Endocyte's $2.1 Billion Deal Rewards Investors Who Stuck It Out

(Bloomberg) -- Loyal investors who stuck with Endocyte Inc. during a three-and-a-half year slump are celebrating today after a Novartis AG buyout offer sent shares of the cancer drug biotech soaring. But those who lost patience in Endocyte are left to wonder what might have been.

Endocyte rallied more than 1,600 percent in the past 13 months as it advanced its prostate drug candidate -- climaxing on Thursday as Novartis splashed out $2.1 billion on a friendly buyout. The deal came at a 54 percent premium to Wednesday’s close and rewarded a group of sector specialist funds that made big bets on Endocyte, a small Indiana-based drugmaker that’s faced down concern its drug might not be ready for prime time.

Endocyte's $2.1 Billion Deal Rewards Investors Who Stuck It Out

The biggest winner was apparently VenBio Select Advisor LLC, known for making bets across the drug discovery landscape and the largest holder with more than 7 percent of Endocyte as of the latest filing period ended June 30. VenBio bought its entire position only in the first quarter, when Endocyte sold for between $3 and $11, according to Bloomberg data. Novartis offered $24 a share for Endocyte today.

Boston-based RA Capital Management bought almost an additional 1.8 million shares in the second quarter, and was the second-largest Endocyte holder as of June 30, filings show.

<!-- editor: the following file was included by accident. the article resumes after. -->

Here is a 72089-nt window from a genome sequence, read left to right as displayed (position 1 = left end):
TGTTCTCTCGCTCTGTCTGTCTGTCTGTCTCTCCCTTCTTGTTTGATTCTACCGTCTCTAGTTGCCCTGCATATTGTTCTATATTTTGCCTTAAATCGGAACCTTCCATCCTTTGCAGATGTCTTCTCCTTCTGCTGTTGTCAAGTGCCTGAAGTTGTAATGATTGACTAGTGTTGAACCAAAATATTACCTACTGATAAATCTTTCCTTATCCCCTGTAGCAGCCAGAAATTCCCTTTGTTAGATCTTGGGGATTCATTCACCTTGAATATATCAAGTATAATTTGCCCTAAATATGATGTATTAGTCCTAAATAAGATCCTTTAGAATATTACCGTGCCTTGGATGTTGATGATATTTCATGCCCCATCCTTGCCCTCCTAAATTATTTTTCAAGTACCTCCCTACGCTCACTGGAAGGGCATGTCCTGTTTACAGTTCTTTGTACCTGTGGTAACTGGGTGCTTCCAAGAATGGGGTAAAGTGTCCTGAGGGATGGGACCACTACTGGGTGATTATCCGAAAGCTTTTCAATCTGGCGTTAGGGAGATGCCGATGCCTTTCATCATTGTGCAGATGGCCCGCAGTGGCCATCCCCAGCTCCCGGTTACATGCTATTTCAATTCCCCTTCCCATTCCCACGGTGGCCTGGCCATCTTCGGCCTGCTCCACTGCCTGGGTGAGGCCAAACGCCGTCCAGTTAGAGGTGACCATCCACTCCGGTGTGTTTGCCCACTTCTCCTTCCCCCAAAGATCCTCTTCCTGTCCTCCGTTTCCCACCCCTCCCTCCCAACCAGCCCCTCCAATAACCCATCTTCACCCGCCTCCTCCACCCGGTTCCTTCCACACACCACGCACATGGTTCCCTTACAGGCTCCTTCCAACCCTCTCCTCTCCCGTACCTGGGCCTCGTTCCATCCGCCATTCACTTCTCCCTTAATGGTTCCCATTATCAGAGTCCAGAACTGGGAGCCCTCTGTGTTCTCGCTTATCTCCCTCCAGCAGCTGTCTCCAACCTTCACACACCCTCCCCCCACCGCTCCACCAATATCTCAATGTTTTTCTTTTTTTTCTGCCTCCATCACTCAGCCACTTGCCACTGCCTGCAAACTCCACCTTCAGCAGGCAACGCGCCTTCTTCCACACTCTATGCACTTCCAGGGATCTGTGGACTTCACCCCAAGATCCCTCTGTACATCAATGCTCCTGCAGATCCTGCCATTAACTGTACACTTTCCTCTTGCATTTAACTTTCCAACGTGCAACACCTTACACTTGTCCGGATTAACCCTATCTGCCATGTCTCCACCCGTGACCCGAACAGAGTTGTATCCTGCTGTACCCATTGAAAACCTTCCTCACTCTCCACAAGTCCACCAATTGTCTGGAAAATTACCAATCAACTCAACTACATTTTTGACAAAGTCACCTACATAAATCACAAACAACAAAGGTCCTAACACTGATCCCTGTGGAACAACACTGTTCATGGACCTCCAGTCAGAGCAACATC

The value of VenBio and RA Capital’s most recent positions, as reported to the SEC for the second quarter, each rose to about $132 million at Endocyte’s peak on Thursday.

VenBio and RA Capital didn’t immediately respond to requests for comment.

Firms including Ghost Tree Capital LLC and D.E. Shaw may have been less lucky. Ghost Tree sold more than one million shares in the second quarter, Bloomberg data show, potentially causing it to miss out on a payday today of about $9 million. D.E. Shaw sold almost one million shares in the second quarter, according to its 13F.

One positive for Ghost Tree is that it held on to a 500,000-share stake as of June 30, while D.E. Shaw kept 677,000 shares, Bloomberg data show. Ghost Tree declined comment and D.E. Shaw didn’t immediately respond to a request for comment.

Endocyte makes cancer drugs that pair tumor-killing radiation with molecules that target diseased cells. Novartis, which also bought gene therapy play AveXis Inc. for $8.7 billion in May, believes Endocyte has blockbuster potential. The company’s lead therapy, known as Lu-PSMA-617, has made it through the medical research gauntlet to advance to final-stage testing in men with prostate cancer who have limited treatment options. Novartis believes the medicine may reach the market in 2021.

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